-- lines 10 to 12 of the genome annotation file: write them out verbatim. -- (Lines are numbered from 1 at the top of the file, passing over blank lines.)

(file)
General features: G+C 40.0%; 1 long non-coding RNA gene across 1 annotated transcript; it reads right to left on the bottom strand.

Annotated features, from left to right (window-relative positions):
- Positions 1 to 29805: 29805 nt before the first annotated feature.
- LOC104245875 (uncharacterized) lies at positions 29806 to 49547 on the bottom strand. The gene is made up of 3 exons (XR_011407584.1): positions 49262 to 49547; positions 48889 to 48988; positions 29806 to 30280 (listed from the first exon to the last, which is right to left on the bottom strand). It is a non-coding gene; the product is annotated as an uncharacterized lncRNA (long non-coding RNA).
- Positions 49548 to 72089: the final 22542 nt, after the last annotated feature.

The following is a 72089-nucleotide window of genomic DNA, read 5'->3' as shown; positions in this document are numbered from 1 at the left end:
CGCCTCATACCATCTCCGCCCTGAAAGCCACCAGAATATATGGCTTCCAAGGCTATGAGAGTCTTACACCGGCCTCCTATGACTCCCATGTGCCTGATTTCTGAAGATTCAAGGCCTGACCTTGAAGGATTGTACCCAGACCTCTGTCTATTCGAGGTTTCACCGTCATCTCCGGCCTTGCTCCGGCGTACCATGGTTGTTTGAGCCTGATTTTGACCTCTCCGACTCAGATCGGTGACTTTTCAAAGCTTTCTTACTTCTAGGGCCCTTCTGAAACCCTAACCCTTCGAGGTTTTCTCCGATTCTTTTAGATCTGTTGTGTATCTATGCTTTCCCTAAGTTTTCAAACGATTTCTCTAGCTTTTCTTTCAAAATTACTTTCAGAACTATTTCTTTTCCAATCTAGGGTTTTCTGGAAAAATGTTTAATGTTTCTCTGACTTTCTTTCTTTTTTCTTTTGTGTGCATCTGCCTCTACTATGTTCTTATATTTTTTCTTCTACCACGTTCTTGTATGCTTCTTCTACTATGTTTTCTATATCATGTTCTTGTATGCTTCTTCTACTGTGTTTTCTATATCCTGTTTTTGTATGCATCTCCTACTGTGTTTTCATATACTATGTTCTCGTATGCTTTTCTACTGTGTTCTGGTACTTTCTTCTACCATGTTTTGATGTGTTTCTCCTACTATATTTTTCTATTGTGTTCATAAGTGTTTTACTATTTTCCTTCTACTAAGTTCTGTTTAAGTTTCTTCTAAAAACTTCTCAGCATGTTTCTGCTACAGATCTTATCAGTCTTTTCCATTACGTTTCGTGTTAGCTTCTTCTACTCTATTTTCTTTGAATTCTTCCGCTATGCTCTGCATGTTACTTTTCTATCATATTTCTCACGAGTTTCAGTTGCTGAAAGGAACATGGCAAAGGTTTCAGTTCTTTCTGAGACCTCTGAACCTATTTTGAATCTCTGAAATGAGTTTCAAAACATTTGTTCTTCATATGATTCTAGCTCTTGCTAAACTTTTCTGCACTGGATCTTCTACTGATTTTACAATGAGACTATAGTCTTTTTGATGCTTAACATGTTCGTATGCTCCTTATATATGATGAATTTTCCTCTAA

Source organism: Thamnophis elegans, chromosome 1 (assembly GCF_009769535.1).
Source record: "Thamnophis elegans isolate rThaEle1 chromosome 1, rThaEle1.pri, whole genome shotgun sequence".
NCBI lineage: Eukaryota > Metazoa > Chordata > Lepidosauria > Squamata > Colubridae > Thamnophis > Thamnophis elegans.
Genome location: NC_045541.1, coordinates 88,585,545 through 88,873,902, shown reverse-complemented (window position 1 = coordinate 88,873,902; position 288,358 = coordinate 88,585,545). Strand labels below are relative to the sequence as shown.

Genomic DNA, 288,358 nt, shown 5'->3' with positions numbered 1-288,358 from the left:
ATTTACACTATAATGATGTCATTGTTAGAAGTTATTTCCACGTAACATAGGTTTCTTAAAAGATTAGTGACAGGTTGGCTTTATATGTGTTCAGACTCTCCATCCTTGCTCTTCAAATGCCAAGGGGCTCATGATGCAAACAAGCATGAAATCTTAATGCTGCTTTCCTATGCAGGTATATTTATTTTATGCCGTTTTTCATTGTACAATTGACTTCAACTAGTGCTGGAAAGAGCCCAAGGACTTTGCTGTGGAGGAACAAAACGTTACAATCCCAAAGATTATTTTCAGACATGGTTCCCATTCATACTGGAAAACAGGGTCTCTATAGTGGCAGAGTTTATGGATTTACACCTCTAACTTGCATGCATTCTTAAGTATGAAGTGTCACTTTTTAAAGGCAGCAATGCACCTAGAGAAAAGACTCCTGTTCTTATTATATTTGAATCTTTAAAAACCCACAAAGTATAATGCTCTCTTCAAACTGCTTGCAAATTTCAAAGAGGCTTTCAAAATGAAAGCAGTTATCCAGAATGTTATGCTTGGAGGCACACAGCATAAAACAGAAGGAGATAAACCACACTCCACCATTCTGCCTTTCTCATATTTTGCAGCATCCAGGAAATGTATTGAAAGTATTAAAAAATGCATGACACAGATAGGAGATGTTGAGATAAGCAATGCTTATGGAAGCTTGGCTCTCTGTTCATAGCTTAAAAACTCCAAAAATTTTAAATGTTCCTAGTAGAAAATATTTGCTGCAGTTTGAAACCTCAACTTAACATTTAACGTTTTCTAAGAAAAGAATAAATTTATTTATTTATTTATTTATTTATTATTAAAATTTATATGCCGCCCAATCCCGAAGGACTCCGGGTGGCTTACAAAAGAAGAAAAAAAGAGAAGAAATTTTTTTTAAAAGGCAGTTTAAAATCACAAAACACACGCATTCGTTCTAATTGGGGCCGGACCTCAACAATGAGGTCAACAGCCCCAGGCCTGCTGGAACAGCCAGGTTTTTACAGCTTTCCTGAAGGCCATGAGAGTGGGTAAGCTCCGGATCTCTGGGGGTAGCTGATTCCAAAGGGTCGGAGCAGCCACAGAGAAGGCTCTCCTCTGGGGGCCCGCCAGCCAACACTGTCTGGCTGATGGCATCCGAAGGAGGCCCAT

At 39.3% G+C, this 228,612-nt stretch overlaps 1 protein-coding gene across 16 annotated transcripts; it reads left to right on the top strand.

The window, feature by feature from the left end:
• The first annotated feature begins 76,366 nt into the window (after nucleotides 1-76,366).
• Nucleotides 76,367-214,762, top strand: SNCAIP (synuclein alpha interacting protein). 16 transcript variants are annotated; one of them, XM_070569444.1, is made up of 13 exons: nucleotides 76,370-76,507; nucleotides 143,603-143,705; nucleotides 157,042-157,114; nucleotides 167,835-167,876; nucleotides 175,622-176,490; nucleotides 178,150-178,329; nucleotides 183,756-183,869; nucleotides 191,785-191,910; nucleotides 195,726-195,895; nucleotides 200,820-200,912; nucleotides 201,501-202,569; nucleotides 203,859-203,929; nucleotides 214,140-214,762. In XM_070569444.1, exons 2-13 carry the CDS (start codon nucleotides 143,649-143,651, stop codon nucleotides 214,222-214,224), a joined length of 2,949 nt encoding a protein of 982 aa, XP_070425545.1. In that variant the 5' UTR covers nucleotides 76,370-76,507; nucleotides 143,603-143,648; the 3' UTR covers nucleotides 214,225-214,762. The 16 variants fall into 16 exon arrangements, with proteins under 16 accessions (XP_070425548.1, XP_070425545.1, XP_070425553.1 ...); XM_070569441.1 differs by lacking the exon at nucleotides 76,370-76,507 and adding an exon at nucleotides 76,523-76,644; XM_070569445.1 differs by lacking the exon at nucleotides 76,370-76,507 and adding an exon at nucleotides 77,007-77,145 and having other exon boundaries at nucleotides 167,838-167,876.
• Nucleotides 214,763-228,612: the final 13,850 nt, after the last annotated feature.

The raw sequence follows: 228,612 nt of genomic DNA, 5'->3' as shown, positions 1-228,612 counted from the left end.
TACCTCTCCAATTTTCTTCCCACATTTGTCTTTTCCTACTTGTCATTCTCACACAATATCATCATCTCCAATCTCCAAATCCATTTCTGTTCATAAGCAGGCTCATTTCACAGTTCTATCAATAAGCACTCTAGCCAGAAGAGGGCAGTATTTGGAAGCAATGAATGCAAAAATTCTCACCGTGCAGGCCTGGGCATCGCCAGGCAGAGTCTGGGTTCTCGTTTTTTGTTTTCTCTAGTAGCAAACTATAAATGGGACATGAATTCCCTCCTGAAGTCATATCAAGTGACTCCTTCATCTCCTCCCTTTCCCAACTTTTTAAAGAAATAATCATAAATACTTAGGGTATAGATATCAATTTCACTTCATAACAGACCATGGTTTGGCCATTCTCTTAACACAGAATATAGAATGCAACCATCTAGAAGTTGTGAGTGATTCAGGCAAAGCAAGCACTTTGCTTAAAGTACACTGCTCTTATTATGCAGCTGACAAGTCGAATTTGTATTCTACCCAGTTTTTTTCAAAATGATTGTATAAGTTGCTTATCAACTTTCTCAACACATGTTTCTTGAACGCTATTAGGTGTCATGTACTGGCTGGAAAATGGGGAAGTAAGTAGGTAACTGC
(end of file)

NCBI lineage: Eukaryota > Metazoa > Chordata > Lepidosauria > Squamata > Colubridae > Thamnophis > Thamnophis elegans.
Genome location: NC_045541.1, coordinates 88,585,545 through 88,873,902, shown reverse-complemented (window position 1 = coordinate 88,873,902; position 288,358 = coordinate 88,585,545). Strand labels below are relative to the sequence as shown.

Genomic DNA, 288,358 nt, shown 5'->3' with positions numbered 1-288,358 from the left: